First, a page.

PTSD is a major problem for veterans today and is going to become a bigger problem over time. That’s not speculation it’s a fact, based on the enormous number of troops that have been in combat in recent years.
In fact, more than 2.0 million American and coalition troops have served in military operations in Iraq and Afghanistan since 2003, with thousands deployed multiple times. Recent surveys found that 20% of soldiers who served in Afghanistan now suffer from post-traumatic stress disorder (PTSD) or major depression.
However, alarming these figures may be, it’s comforting to know that diagnosis for PTSD is getting better and numerous treatments are available. So what treatments are available for suffers of PTSD?
One of the most common symptoms of PTSD is difficulty sleeping, which can be a major problem and have a disruptive effect on one’s ability to concentrate and focus. A drug called Prazosin is often prescribed for nightmares and has been used for a long time in the treament of hypertension.
Anxiety and depression is another common issue and many drugs are available to treat this symptom. The one thing to consider with any medication is that side-effects are often associated with their use and dependency can also become an issue. Working closely with your doctor should help you find the right medications and manage any side-effects that are experienced. Ideally, medication will help out in the short-term and provide a route into more sustainable and natural treatments.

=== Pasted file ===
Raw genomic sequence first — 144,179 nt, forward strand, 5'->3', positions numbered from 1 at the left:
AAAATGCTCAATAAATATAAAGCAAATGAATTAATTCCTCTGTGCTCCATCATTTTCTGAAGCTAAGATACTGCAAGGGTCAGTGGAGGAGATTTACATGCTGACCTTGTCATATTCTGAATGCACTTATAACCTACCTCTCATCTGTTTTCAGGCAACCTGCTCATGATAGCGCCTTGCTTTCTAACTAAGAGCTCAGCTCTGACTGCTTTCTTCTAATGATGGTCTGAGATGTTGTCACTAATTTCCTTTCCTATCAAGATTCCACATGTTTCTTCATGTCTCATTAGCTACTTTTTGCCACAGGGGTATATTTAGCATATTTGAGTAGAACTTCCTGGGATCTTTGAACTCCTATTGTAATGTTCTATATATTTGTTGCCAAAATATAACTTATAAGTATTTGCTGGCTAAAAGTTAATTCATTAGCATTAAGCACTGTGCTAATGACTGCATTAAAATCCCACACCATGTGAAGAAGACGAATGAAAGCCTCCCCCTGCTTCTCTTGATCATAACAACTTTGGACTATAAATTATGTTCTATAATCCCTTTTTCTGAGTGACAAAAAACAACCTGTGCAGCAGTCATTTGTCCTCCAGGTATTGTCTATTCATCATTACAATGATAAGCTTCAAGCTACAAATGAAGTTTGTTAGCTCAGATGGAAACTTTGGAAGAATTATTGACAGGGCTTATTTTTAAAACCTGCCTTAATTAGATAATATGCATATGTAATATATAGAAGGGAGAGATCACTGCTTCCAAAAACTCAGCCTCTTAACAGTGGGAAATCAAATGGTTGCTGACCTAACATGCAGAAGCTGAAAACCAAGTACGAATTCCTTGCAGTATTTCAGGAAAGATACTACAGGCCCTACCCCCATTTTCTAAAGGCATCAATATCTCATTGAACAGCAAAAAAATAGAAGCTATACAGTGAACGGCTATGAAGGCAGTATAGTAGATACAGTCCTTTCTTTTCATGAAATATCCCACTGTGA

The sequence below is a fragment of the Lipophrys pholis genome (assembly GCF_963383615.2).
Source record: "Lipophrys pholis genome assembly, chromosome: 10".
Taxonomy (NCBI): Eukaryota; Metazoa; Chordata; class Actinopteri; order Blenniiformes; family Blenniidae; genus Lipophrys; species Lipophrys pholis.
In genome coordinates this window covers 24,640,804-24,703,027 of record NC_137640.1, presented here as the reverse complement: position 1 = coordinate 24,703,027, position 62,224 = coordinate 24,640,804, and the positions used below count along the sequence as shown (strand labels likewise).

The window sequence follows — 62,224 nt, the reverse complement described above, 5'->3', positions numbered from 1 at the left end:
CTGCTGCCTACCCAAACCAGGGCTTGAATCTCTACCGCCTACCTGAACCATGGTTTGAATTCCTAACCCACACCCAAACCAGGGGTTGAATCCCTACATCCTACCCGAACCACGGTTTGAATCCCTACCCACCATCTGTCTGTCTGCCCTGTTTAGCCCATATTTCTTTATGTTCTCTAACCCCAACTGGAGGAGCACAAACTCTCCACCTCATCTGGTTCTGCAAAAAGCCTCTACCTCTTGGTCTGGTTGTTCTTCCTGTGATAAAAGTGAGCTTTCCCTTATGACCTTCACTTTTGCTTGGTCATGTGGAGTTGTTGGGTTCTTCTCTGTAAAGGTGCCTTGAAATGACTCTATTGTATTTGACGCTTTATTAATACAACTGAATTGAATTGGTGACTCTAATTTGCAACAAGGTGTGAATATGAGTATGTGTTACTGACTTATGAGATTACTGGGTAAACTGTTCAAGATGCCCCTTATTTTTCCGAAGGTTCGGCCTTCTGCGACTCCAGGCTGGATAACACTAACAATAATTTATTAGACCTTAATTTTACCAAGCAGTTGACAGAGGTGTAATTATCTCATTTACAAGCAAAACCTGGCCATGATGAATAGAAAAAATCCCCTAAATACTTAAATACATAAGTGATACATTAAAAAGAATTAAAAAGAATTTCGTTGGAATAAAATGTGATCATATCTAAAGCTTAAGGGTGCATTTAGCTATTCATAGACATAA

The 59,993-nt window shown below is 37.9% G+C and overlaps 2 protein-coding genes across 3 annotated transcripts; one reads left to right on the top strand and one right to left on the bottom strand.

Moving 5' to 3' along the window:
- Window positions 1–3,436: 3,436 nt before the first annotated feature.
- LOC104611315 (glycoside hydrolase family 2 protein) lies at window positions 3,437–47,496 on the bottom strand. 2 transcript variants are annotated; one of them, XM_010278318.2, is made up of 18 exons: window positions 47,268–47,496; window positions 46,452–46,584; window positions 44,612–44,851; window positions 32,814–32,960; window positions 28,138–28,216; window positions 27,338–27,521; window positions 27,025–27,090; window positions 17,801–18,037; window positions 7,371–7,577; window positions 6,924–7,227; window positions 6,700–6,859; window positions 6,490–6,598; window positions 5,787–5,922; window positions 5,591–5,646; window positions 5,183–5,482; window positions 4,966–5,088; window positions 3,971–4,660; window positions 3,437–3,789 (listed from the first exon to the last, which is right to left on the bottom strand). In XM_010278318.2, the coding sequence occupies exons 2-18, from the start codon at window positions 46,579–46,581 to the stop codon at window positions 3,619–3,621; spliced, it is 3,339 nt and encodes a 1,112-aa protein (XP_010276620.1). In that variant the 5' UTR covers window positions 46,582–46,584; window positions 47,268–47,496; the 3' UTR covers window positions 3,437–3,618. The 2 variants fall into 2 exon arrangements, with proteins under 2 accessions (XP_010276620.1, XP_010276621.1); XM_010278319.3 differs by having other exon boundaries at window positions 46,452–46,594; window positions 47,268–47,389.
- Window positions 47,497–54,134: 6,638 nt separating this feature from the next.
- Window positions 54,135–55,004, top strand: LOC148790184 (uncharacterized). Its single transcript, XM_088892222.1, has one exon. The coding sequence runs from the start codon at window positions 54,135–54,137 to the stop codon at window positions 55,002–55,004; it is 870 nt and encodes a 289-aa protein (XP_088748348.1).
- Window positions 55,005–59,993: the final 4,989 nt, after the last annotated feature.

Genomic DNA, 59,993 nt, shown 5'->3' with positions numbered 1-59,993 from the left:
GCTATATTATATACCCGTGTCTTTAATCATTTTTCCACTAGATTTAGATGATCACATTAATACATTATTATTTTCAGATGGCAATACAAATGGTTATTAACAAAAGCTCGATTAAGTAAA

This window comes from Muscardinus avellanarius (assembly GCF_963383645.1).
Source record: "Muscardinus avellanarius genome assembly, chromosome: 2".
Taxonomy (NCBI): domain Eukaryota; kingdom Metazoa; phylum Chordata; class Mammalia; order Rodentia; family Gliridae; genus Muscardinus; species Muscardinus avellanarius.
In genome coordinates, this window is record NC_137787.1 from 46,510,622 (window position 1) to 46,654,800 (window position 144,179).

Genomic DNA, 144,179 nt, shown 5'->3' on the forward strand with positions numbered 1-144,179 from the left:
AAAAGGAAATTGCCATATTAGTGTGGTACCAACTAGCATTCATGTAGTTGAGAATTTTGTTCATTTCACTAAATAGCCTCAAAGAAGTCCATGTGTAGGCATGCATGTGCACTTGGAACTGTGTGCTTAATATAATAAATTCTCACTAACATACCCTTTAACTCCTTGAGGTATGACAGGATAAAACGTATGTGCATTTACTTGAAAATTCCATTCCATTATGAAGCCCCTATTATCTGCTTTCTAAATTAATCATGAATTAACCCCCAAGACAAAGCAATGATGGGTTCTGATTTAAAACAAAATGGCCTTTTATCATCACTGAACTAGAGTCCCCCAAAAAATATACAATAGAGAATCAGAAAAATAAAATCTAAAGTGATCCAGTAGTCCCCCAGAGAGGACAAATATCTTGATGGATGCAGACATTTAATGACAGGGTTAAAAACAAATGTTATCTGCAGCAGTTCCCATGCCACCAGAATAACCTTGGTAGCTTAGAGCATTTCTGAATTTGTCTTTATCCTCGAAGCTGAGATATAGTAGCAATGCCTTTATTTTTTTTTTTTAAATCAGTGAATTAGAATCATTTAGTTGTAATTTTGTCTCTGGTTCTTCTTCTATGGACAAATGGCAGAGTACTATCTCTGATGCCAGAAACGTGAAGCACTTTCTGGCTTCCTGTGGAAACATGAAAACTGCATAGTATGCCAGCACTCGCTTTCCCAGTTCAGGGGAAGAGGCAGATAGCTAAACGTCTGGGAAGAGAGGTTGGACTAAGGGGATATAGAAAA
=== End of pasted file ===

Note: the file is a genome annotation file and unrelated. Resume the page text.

A number of forms of therapy are available for suffers of PTSD, and whilst in the past many people have been reticent to consider ‘seeing a shrink’, therapy is one of the most effective ways to tackle the condition. It’s possible to enter into a one-on-one or a group therapy programme. Group therapy has benefited many people facing challenging mental or physical situations and the power of connecting with people who have been through similar experiences should not be underestimated. Some types of therapy used in PTSD treatment include:
Cognitive therapy. Talking about self-destructive thoughts and what causes this can help you develop strategies to change these notions.
Exposure therapy. This is a behavioral therapy technique to help you face up to the things that you find upsetting so you can learn to deal with it.
Eye movement desensitization and reprocessing (EMDR). This seems like an unusual approach, but combining Exposure Therapy with a programme of guided eye movements can help sufferers deal with traumatic memories. This is because there is a strong connection between eye movement and the function of the memory.
A combination of these approaches will likely be the best route, and working with your healthcare professional should allow you to find the best approach for you. Just remember that there’s no need to deal with the symptoms of PTSD on your own and effective treatment can have a massive difference on the quality of your life.
Source by Colin Harrison